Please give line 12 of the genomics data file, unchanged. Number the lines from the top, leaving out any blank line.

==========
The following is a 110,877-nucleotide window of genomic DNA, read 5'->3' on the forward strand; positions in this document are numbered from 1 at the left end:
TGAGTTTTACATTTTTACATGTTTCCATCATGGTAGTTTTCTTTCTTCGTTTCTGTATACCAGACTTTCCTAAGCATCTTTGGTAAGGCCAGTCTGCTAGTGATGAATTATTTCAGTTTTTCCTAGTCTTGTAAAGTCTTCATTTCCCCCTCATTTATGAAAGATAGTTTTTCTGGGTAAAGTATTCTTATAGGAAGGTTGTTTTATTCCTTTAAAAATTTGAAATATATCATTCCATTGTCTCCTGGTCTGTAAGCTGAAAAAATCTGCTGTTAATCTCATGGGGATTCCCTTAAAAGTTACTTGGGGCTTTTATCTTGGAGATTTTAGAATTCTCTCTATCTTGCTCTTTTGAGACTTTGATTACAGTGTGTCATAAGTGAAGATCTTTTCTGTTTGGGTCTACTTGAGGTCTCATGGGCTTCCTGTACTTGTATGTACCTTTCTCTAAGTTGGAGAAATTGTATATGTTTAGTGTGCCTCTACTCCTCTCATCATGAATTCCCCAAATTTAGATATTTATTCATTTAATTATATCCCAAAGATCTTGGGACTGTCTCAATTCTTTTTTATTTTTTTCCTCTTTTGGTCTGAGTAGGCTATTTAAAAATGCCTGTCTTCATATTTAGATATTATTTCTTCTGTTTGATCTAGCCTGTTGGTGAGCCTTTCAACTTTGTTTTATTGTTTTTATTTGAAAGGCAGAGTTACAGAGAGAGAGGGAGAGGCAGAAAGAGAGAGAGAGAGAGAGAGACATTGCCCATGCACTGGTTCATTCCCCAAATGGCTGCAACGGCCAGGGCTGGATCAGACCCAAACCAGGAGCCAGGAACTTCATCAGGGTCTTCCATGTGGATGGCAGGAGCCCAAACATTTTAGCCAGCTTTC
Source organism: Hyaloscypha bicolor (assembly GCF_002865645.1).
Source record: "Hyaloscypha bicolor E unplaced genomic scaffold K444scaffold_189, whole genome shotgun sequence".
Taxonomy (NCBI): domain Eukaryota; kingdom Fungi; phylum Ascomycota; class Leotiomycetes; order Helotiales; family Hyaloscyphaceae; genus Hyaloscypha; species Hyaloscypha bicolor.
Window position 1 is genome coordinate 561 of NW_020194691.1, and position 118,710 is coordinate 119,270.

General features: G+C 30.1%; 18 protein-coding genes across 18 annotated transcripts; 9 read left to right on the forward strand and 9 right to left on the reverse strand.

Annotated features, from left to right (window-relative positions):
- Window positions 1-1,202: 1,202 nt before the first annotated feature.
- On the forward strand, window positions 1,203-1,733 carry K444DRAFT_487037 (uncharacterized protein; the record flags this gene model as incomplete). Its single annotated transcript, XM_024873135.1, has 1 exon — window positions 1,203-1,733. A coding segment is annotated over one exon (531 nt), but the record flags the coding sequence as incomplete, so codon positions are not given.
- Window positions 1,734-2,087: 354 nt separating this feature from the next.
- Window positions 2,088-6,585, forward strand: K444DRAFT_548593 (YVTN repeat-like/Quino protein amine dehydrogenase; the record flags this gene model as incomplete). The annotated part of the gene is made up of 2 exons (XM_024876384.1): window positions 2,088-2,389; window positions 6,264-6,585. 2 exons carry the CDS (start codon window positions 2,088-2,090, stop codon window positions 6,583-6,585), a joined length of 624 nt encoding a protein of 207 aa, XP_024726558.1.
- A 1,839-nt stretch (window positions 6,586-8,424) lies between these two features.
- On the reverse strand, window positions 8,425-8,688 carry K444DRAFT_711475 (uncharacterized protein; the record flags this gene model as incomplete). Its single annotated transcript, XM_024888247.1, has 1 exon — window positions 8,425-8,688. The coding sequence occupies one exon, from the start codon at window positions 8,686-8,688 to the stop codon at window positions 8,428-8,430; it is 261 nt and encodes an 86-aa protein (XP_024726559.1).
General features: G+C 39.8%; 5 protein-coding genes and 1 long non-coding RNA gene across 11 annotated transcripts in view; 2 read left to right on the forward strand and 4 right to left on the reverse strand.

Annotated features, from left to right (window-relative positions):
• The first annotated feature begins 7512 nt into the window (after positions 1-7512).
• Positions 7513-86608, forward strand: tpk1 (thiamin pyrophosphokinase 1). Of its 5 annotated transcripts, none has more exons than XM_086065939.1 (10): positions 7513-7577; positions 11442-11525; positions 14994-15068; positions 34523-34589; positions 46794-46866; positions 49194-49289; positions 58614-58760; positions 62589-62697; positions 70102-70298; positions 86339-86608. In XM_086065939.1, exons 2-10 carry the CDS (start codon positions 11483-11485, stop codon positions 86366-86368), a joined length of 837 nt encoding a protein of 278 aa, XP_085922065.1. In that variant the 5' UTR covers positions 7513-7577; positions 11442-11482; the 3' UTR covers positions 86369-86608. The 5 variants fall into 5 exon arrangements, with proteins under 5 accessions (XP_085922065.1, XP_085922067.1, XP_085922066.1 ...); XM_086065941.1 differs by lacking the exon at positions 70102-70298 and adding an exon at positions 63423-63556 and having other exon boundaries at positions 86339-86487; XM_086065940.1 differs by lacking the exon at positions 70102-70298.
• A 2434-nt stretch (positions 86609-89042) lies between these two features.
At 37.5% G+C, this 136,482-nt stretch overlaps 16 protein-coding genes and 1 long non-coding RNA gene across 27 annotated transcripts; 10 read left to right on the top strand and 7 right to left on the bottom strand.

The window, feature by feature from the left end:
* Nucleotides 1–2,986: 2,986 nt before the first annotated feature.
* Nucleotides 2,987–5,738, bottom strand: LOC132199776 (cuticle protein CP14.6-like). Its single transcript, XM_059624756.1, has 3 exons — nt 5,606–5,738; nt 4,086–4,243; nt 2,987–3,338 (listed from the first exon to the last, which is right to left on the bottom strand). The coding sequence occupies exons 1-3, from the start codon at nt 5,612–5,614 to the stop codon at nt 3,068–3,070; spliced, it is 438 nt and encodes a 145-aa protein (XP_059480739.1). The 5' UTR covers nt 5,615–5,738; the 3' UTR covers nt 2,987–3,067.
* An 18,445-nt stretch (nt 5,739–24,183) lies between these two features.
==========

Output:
- Window positions 2,088-6,585, forward strand: K444DRAFT_548593 (YVTN repeat-like/Quino protein amine dehydrogenase; the record flags this gene model as incomplete). The annotated part of the gene is made up of 2 exons (XM_024876384.1): window positions 2,088-2,389; window positions 6,264-6,585. 2 exons carry the CDS (start codon window positions 2,088-2,090, stop codon window positions 6,583-6,585), a joined length of 624 nt encoding a protein of 207 aa, XP_024726558.1.